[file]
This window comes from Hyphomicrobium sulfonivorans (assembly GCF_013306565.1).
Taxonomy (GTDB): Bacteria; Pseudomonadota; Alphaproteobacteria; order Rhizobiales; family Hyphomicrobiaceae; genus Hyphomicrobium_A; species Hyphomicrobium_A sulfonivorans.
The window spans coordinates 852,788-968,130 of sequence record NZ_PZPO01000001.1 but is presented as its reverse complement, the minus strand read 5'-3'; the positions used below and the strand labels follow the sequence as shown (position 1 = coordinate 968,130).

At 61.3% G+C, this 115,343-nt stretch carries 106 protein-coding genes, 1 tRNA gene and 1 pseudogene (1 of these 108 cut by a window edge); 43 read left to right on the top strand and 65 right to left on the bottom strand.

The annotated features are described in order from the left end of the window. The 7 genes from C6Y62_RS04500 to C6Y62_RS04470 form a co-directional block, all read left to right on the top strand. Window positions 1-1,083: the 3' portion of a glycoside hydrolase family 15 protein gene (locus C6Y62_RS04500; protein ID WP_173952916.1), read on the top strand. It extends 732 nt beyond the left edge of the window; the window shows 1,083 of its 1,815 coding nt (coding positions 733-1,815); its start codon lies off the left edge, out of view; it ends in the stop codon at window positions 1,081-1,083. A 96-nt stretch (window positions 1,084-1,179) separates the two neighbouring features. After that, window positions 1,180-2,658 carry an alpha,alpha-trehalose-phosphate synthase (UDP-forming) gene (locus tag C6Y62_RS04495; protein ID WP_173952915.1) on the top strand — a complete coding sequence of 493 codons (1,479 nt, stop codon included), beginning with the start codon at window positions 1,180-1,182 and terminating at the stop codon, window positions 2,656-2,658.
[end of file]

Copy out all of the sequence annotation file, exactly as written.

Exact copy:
This window comes from Hyphomicrobium sulfonivorans (assembly GCF_013306565.1).
Taxonomy (GTDB): Bacteria; Pseudomonadota; Alphaproteobacteria; order Rhizobiales; family Hyphomicrobiaceae; genus Hyphomicrobium_A; species Hyphomicrobium_A sulfonivorans.
The window spans coordinates 852,788-968,130 of sequence record NZ_PZPO01000001.1 but is presented as its reverse complement, the minus strand read 5'-3'; the positions used below and the strand labels follow the sequence as shown (position 1 = coordinate 968,130).

At 61.3% G+C, this 115,343-nt stretch carries 106 protein-coding genes, 1 tRNA gene and 1 pseudogene (1 of these 108 cut by a window edge); 43 read left to right on the top strand and 65 right to left on the bottom strand.

The annotated features are described in order from the left end of the window. The 7 genes from C6Y62_RS04500 to C6Y62_RS04470 form a co-directional block, all read left to right on the top strand. Window positions 1-1,083: the 3' portion of a glycoside hydrolase family 15 protein gene (locus C6Y62_RS04500; protein ID WP_173952916.1), read on the top strand. It extends 732 nt beyond the left edge of the window; the window shows 1,083 of its 1,815 coding nt (coding positions 733-1,815); its start codon lies off the left edge, out of view; it ends in the stop codon at window positions 1,081-1,083. A 96-nt stretch (window positions 1,084-1,179) separates the two neighbouring features. After that, window positions 1,180-2,658 carry an alpha,alpha-trehalose-phosphate synthase (UDP-forming) gene (locus tag C6Y62_RS04495; protein ID WP_173952915.1) on the top strand — a complete coding sequence of 493 codons (1,479 nt, stop codon included), beginning with the start codon at window positions 1,180-1,182 and terminating at the stop codon, window positions 2,656-2,658.